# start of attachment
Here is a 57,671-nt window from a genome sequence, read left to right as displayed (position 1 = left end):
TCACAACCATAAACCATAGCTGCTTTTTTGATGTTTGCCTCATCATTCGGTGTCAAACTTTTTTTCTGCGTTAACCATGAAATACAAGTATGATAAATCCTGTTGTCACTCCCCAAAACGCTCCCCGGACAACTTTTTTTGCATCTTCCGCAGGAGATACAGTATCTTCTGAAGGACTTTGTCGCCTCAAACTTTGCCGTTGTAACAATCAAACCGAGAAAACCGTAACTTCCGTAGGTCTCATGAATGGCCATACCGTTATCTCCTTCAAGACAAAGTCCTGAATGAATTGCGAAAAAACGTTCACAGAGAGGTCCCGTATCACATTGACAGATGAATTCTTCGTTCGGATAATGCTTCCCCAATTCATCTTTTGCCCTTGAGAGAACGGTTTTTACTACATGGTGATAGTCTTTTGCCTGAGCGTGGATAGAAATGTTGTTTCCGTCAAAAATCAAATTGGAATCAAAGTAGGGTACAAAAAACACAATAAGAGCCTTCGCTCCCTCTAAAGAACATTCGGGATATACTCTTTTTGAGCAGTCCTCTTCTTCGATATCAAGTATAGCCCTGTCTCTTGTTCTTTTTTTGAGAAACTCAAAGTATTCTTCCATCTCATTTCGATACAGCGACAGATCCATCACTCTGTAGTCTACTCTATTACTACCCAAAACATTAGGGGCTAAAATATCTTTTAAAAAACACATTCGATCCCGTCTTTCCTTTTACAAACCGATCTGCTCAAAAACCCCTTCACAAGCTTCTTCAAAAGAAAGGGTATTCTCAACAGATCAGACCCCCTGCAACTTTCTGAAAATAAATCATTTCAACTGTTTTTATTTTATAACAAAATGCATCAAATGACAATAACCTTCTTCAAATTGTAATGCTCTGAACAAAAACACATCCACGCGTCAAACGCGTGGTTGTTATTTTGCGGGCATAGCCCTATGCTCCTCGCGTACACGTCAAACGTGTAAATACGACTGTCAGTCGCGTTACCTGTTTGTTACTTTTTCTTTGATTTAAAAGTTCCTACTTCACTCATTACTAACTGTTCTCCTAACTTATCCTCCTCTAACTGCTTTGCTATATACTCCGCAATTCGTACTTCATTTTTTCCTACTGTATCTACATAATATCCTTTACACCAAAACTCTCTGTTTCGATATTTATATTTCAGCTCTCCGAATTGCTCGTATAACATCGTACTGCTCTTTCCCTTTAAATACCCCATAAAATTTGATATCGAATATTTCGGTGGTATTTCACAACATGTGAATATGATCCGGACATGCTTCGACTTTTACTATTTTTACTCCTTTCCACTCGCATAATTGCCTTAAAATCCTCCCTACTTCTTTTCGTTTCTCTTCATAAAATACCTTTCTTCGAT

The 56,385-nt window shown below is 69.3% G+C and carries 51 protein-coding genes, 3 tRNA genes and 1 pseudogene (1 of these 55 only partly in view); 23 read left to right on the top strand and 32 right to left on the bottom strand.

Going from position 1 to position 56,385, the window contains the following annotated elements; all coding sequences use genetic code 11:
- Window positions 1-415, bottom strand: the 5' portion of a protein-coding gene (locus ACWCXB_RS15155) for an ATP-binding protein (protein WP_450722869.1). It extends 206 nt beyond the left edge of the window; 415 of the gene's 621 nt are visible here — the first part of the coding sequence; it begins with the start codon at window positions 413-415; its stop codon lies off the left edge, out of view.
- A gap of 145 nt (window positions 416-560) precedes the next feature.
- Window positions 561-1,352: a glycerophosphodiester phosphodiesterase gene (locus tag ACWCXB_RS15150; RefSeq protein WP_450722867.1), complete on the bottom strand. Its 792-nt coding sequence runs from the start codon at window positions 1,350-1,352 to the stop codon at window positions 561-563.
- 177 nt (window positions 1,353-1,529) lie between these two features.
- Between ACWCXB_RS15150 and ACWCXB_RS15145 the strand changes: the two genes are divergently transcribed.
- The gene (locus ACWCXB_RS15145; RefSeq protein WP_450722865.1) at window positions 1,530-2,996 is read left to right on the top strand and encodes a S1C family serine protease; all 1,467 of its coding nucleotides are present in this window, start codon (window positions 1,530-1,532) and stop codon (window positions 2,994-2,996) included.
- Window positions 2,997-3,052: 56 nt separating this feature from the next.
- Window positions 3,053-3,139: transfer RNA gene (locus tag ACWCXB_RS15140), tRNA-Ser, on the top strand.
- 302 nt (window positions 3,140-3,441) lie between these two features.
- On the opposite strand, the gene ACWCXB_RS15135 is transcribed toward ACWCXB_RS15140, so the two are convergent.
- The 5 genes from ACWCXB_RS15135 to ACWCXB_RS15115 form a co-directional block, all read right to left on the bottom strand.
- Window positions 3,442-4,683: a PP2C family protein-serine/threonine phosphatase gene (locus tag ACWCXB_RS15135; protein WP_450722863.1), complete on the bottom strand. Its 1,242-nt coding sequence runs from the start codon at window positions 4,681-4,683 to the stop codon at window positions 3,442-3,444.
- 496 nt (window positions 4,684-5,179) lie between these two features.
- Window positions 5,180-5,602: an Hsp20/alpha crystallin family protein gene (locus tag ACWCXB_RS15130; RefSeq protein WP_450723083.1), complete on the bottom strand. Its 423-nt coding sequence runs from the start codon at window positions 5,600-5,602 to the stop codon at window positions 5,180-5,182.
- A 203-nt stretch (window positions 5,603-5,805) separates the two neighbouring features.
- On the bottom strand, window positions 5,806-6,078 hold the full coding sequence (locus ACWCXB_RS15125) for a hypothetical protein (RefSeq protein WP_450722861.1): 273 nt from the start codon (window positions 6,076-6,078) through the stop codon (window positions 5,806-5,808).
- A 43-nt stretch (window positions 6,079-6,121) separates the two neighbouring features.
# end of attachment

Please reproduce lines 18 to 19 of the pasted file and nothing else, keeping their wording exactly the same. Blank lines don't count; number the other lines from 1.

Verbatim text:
- Window positions 5,180-5,602: an Hsp20/alpha crystallin family protein gene (locus tag ACWCXB_RS15130; RefSeq protein WP_450723083.1), complete on the bottom strand. Its 423-nt coding sequence runs from the start codon at window positions 5,600-5,602 to the stop codon at window positions 5,180-5,182.
- A 203-nt stretch (window positions 5,603-5,805) separates the two neighbouring features.